I came along a couple of years later, just a few weeks after my parents made the BIG move to Toronto, in 1976. They left behind their whole world, of family and friends, really the only world they ever knew. When Neil and I were little children, in the late 1970’s in Toronto, our parents built a whole new life for themselves, with new jobs, a new house, and many close friends. We had visits from our extended family in Montreal, but for the most part, in those first few years in Toronto, it was just us. They had started to build their own family, in their newly adopted city. And they always had each other.
Our family grew again the year I turned four, when Darcie was born. My mother often reminds me of the days leading up to Darcie’s birth, when I, aged 3, looked at my mother and said…”I will love the baby, even if it’s a boy.”
Well, the baby girl, who my parents always called sweet, quiet, smiley and easygoing, grew to be the little sister I had asked for. The three kids were not a quiet group. The Richler family definitely had a reputation of being loud and sometimes boisterous (okay, Neil not so much, he was just the referee!), and we were always surrounded by tons of family and close friends.
My parents raised us in a loving and warm home, where we were always encouraged, but not pushed, to be the best we could be. My mother was always my role model of how a woman could have a career and raise a family, and also have her own hobbies and passions. My father has always been the person I look up to as a mensch, as someone so highly regarded by his family, friends and peers. He has inspired me to be ambitious, but always to be honest and decent.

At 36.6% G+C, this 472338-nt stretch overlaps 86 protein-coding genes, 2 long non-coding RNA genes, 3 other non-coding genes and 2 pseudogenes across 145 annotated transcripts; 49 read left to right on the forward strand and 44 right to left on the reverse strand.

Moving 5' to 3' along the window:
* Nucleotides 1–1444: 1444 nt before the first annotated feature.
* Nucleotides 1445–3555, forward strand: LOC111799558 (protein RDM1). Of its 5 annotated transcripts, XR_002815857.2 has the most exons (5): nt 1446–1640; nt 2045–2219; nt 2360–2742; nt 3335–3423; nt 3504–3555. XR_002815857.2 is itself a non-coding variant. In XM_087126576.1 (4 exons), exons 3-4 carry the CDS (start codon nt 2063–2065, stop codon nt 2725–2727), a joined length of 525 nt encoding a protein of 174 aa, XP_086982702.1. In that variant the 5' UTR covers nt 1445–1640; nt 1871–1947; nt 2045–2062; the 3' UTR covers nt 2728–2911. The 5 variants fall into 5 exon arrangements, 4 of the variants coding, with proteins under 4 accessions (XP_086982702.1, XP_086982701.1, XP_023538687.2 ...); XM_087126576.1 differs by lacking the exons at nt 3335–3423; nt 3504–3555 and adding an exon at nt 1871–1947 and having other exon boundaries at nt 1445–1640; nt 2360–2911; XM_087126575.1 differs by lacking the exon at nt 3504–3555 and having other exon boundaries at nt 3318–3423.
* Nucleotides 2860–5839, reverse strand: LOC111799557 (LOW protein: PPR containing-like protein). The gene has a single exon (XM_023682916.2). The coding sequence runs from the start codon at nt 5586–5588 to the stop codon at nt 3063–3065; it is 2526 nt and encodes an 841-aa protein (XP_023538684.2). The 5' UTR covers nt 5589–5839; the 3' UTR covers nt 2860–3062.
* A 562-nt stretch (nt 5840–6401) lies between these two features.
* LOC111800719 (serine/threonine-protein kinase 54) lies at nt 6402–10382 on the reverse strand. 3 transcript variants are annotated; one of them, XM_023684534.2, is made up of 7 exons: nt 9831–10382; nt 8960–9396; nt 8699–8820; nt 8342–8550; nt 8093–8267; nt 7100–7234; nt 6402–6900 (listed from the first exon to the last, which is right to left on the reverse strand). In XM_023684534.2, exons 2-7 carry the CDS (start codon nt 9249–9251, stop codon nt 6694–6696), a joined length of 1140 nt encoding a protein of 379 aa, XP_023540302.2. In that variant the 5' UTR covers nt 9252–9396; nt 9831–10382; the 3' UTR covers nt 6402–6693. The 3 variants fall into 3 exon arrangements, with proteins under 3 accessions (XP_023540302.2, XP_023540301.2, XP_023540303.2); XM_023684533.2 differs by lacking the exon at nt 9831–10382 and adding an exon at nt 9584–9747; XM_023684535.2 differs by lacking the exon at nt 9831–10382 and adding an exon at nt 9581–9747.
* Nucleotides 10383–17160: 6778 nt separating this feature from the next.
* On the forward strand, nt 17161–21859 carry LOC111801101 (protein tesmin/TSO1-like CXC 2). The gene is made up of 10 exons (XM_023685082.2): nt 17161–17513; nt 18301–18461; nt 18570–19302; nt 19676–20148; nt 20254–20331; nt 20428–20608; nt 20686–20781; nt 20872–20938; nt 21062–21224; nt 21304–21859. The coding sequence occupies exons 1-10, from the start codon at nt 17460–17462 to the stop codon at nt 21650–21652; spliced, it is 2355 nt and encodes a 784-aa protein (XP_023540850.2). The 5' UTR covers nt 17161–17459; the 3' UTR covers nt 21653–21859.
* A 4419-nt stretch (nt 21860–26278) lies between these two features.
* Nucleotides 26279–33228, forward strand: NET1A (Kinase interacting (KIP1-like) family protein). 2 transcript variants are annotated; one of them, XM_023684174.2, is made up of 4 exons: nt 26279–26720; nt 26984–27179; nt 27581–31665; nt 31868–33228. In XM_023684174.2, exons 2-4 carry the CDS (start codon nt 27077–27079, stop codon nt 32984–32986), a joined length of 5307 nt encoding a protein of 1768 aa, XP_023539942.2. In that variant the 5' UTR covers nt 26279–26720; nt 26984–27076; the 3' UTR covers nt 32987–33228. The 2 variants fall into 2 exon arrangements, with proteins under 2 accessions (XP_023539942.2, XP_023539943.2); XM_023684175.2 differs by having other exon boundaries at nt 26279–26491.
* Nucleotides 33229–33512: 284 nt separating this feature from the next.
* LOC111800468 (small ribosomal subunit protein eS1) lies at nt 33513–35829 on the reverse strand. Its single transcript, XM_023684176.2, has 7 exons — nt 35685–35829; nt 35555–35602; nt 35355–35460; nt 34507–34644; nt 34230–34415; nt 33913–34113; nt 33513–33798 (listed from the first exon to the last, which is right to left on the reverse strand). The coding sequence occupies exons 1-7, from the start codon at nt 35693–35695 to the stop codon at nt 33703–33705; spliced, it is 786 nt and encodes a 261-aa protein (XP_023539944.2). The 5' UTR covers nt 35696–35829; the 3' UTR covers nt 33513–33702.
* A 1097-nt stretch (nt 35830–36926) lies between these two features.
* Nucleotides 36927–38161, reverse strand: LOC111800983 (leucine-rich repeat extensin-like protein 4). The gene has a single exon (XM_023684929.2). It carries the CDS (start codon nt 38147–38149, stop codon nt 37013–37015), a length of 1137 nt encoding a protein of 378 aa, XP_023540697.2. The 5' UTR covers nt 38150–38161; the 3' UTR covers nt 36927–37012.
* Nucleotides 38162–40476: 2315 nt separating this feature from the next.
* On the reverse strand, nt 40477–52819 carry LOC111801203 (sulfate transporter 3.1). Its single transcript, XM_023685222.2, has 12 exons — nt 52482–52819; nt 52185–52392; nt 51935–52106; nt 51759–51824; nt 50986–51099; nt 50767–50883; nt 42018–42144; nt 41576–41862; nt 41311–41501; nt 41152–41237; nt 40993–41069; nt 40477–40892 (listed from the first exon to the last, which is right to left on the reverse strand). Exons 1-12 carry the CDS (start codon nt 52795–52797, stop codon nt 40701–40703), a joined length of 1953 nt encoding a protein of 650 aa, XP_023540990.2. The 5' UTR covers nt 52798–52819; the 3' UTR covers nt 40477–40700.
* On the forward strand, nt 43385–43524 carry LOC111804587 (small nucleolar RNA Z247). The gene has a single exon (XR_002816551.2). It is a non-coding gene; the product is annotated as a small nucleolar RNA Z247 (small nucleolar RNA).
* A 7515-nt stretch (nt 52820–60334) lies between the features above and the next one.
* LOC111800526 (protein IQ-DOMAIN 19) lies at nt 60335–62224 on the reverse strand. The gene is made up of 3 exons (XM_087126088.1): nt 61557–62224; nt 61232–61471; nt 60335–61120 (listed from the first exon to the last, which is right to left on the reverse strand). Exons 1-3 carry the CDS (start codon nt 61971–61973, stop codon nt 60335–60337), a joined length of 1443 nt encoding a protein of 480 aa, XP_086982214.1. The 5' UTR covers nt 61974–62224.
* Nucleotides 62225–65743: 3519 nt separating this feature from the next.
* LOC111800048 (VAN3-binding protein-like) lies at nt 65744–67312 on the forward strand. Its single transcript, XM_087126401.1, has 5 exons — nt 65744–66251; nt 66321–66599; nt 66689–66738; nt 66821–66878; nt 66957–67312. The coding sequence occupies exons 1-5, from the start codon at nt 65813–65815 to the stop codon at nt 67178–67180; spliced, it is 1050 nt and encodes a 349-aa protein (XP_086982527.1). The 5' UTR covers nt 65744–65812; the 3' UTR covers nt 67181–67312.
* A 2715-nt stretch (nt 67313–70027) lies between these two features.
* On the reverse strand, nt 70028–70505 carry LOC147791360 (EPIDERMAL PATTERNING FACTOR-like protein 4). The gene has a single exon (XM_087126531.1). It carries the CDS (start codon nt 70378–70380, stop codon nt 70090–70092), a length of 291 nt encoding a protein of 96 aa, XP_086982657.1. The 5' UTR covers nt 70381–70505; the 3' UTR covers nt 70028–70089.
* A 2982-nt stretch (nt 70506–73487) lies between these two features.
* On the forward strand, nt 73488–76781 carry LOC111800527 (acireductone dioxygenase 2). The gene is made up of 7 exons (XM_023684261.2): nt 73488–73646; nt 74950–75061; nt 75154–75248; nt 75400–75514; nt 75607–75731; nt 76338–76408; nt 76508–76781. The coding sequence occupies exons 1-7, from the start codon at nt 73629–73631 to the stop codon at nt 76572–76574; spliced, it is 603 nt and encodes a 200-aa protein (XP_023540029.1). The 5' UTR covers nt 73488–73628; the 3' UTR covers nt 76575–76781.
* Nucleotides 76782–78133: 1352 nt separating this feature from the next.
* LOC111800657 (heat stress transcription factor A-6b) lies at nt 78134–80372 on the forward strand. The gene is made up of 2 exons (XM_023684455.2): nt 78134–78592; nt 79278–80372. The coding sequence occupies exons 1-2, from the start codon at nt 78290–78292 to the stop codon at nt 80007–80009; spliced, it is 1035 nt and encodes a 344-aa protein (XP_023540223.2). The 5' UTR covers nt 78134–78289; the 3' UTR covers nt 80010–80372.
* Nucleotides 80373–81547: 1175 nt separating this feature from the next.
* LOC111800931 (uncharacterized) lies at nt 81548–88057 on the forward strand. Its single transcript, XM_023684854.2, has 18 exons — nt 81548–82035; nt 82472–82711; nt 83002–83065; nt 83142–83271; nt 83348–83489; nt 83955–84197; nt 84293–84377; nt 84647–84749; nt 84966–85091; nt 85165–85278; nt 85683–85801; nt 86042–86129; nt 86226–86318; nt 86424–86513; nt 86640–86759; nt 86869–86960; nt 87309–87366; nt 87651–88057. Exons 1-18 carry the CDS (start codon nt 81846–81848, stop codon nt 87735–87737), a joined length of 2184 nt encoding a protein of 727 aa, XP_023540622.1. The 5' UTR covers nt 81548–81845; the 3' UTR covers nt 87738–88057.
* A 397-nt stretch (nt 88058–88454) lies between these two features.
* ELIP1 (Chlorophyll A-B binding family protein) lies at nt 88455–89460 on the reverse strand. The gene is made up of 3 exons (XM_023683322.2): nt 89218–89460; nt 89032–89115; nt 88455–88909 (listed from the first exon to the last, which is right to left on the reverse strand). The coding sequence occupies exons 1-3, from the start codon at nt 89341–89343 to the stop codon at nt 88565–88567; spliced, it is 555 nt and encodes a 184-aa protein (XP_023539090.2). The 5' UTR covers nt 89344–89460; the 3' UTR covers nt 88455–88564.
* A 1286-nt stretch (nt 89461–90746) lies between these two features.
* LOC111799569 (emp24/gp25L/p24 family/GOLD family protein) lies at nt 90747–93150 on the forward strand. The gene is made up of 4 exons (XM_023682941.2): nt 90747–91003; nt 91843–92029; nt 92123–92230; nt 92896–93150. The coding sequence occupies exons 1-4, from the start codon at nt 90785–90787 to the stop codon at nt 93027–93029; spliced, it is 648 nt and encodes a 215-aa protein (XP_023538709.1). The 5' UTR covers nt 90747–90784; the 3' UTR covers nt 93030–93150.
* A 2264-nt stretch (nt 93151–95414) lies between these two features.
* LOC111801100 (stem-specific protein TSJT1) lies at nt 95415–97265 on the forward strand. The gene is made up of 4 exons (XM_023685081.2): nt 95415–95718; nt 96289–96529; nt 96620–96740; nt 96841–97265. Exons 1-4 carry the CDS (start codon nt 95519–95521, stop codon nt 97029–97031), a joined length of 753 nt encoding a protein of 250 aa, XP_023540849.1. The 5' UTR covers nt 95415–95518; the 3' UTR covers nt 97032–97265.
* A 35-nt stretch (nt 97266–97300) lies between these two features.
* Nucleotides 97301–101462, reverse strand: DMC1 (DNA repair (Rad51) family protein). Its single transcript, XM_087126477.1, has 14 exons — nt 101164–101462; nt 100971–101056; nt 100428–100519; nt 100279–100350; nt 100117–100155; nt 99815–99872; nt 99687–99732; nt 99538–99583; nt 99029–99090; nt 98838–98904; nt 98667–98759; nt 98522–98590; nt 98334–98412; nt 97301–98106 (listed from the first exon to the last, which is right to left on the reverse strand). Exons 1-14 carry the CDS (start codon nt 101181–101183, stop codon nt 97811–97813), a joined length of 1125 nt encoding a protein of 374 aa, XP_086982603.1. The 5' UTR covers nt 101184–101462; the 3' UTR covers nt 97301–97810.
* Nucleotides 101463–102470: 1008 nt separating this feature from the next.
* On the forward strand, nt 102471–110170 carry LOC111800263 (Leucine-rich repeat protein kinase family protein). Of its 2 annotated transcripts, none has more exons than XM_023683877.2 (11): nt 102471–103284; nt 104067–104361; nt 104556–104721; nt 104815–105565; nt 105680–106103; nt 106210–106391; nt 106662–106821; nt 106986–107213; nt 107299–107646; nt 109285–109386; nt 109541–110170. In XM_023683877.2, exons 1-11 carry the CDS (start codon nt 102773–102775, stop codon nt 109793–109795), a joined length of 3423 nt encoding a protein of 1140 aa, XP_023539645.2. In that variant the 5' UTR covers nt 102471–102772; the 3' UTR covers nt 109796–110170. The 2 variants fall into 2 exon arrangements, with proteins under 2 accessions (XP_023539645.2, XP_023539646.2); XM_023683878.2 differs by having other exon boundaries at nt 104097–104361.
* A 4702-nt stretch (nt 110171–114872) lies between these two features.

Were we the postcard Canadian family of the 1970’s and 1980’s? Maybe sometimes. Has everything been perfect for my parents for the past 50 years? Absolutely not. Do they fight? Of course they do, and yes, there can be screaming sometimes. But it’s a marriage founded on mutual respect and
friendship. They have raised three kids, celebrated Bar and Bat Mitzvahs and weddings and welcomed eight grandchildren into the world. But they’ve also buried their parents, my mother’s brother and had to say good bye to countless friends over the years. They have seen the best of the world and the worst of the world over the last five decades.
And I believe today, on June 10th, 2021, that their marriage is stronger than ever. They still love music festivals and a nail biter hockey or baseball game. My mother still cooks some of the best food I have ever tasted, and my father is always by her side to eat that food and clean up after (and to vacuum too!). Their country house, that they built over 30 years ago, is still their favourite place on Earth. Bad jokes make them laugh. Chocolate makes them smile. Their grandchildren are central to everything they do. Their dogs, first Oscar and now Teddy, bring them both the greatest joy every day. And family is at the core of who they are.
I feel fortunate that I could write this post today, as my parents celebrate their special milestone anniversary. Fifty years may have gone by, but the commitment they made and the love they share today is as strong as ever.